In recent months Twitter has been accelerating its long-running battle with fake and suspicious accounts in order to clean up the platform—a place that has been criticized as a hotbed of lies, hoaxes, and abuse for nearly as long as it’s been praised as a place where almost anything goes. The Twitter executive leading these moderation efforts is Vijaya Gadde, the company’s legal, public policy, and trust and safety lead. I recently interviewed Gadde on Slate’s technology podcast, If Then, where we discussed Twitter’s current approach to harassment, hate speech, and misinformation; whether the social network’s very structure encourages these problems; and why conspiracy theorists like Alex Jones are still allowed to have Twitter accounts. Our interview has been edited for concision and clarity.
Will Oremus: Is it fair to say that a big part of your job is to keep Twitter clean and safe, and free of trolls and bots and harassment and abuse?
Vijaya Gadde: I think that’s certainly a big part of my job, but I would be remiss if I didn’t tell you how many people at Twitter’s job that is. There is an entire network of people cross-functionally across the entire organization who work on this and who focus on this day and night, to make sure that Twitter is a platform that promotes healthy conversation.
So you’re leading a big team of people whose job is to keep the bots and the spammers away, to protect elections from foreign interference and meddling, to police hate speech and abuse and harassment, and promote healthy dialogue, even among people who disagree with each other. And so I guess my first question for you is: How’s that going for you?
Well, I think … just to clarify, Will, my team is responsible for setting the policies that govern behavior on the platform, so we obviously work really, really closely with operations teams and the product teams to enforce and make sure that we’re living up to those policies. But taking a step back, what I’ll say is this is an ongoing journey that we as a company have been on, probably one that we were late to focus on, to be fair. And one that is going to remain a priority for us because I don’t think that this is a static landscape in any sense of the word.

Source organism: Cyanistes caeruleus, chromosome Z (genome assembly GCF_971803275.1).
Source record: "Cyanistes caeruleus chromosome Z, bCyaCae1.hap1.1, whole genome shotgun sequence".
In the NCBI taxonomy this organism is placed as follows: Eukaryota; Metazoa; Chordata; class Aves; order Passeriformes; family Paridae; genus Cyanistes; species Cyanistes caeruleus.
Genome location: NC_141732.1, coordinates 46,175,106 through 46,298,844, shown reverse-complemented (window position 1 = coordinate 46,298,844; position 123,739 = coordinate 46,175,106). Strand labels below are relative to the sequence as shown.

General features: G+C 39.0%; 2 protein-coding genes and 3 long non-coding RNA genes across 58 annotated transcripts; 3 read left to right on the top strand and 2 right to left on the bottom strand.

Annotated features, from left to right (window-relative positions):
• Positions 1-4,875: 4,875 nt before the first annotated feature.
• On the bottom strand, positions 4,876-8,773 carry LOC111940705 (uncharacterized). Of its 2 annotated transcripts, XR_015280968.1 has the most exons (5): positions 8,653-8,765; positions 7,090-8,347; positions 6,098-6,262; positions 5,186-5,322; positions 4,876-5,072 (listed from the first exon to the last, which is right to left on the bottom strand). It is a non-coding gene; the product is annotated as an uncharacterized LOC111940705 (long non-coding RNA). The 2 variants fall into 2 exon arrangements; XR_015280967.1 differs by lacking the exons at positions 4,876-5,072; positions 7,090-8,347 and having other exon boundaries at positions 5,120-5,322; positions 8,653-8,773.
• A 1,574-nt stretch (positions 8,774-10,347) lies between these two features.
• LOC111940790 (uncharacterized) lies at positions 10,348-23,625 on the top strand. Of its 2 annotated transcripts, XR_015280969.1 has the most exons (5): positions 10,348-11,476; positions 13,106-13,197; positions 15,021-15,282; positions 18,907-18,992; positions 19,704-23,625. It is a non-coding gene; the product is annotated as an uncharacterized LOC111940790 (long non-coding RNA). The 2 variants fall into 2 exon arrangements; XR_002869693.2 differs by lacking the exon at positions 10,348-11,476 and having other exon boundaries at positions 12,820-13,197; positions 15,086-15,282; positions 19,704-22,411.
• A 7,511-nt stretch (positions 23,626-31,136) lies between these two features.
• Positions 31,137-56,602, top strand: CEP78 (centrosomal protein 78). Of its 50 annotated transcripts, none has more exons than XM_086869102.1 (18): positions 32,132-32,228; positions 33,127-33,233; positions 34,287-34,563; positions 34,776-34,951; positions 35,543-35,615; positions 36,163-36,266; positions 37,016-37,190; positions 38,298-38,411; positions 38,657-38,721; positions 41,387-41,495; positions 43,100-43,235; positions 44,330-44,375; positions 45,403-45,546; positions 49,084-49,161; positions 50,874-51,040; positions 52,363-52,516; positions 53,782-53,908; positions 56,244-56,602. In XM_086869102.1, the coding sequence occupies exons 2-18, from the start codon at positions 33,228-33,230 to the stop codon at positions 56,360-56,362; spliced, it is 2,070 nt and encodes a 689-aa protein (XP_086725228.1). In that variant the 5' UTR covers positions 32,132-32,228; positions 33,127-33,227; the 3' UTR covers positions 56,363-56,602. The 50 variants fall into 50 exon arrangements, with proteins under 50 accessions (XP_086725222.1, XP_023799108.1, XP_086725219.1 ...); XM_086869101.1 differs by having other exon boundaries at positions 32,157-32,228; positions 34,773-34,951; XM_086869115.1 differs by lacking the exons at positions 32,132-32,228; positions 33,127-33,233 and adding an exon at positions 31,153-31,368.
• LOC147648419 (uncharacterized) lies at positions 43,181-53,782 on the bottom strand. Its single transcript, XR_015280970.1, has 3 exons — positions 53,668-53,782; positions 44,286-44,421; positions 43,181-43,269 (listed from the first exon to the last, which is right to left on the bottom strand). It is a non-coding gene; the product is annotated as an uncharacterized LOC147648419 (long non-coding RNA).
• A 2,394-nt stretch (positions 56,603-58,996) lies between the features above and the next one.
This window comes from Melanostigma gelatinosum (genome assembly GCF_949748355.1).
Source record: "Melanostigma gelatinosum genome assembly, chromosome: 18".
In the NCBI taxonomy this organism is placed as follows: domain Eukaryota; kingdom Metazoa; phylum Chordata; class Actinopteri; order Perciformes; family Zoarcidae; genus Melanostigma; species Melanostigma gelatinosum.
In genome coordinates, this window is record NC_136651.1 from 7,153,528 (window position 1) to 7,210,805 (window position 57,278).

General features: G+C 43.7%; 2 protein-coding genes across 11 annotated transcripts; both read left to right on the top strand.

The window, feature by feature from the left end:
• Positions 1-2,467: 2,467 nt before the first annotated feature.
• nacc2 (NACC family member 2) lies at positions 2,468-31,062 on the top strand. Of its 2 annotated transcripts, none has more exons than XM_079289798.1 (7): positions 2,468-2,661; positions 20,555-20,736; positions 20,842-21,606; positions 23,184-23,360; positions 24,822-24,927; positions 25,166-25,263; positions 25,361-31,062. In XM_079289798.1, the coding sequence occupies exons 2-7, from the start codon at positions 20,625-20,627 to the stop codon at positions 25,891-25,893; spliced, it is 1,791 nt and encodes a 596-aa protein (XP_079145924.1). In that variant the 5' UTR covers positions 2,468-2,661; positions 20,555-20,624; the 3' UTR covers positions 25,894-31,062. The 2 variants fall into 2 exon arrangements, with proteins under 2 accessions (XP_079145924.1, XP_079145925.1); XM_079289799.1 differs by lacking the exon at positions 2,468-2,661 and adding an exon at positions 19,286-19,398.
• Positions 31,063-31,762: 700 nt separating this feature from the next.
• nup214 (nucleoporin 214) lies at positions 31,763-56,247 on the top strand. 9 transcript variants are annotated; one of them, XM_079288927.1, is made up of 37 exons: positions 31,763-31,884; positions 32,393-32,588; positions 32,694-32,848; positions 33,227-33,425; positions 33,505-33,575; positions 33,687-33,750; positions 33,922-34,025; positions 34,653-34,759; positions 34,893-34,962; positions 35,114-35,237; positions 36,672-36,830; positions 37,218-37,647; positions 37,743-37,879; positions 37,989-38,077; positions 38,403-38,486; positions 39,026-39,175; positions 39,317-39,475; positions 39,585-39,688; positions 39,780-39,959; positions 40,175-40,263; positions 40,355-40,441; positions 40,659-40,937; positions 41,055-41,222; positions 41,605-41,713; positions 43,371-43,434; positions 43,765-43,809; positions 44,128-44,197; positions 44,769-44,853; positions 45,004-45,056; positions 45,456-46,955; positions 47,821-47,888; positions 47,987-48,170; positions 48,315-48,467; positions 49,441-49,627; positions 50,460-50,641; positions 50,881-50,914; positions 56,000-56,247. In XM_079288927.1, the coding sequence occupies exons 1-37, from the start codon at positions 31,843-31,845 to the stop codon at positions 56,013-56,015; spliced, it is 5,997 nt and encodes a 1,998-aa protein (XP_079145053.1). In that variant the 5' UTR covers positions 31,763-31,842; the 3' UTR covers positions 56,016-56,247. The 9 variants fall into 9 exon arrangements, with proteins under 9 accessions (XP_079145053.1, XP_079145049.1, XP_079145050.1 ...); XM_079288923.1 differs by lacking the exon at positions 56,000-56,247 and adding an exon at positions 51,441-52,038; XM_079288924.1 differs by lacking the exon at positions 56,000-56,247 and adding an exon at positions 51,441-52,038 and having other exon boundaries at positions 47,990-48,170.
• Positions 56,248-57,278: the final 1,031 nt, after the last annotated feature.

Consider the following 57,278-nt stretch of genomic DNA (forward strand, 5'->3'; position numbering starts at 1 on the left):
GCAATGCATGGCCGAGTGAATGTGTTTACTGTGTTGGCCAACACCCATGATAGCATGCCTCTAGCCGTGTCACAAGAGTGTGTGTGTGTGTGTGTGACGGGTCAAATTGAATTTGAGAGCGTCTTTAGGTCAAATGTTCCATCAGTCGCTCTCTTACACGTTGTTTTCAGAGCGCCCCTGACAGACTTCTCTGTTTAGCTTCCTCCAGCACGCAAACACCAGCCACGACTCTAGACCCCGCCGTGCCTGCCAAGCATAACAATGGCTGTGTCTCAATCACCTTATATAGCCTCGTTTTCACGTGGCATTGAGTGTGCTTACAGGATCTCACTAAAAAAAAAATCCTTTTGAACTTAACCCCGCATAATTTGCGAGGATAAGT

As we get better at certain things, new threats tend to emerge. So this is an ongoing battle that we’re engaged in, and one that we take very seriously. And I think one of the things that I’m most proud of is our commitment to continuing to get better and better, even in the face of what is a lot of fair criticism, and the face of really, really daunting challenges in front of us.
Maybe there’s a way I can reframe that initial question that’s a little more fair, which is: How well should we expect this battle to be going, and what standard do you think Twitter should be held to? Is the goal to have no hate speech, no abuse, no bots, no trolls? Is that realistic? How do we know if Twitter is doing a good job or not? On the one hand, anybody who uses Twitter could tell you that they still encounter a lot of ugly stuff on there. On the other hand, there was a report recently that you guys are suspending a million fake accounts a day? Can that possibly be right? I mean, obviously you’re working extremely hard on this, and it’s still not a solved problem. So what would success look like for your team?
I think that’s a great way of framing it. I think what we hold ourselves accountable to is a couple of different things: providing a lot of transparency into what we’re doing, providing clarity for the people using our service, and then being consistent. Because I think that that is really, really important. I think that we have a lot of room to improve in all of those areas. And I think it’s absolutely fair for people to hold us to a higher standard because I think one of the things that our CEO Jack [Dorsey] has talked about is that we were slow to really acknowledge and understand all of the real-world ramifications of behavior on the platform.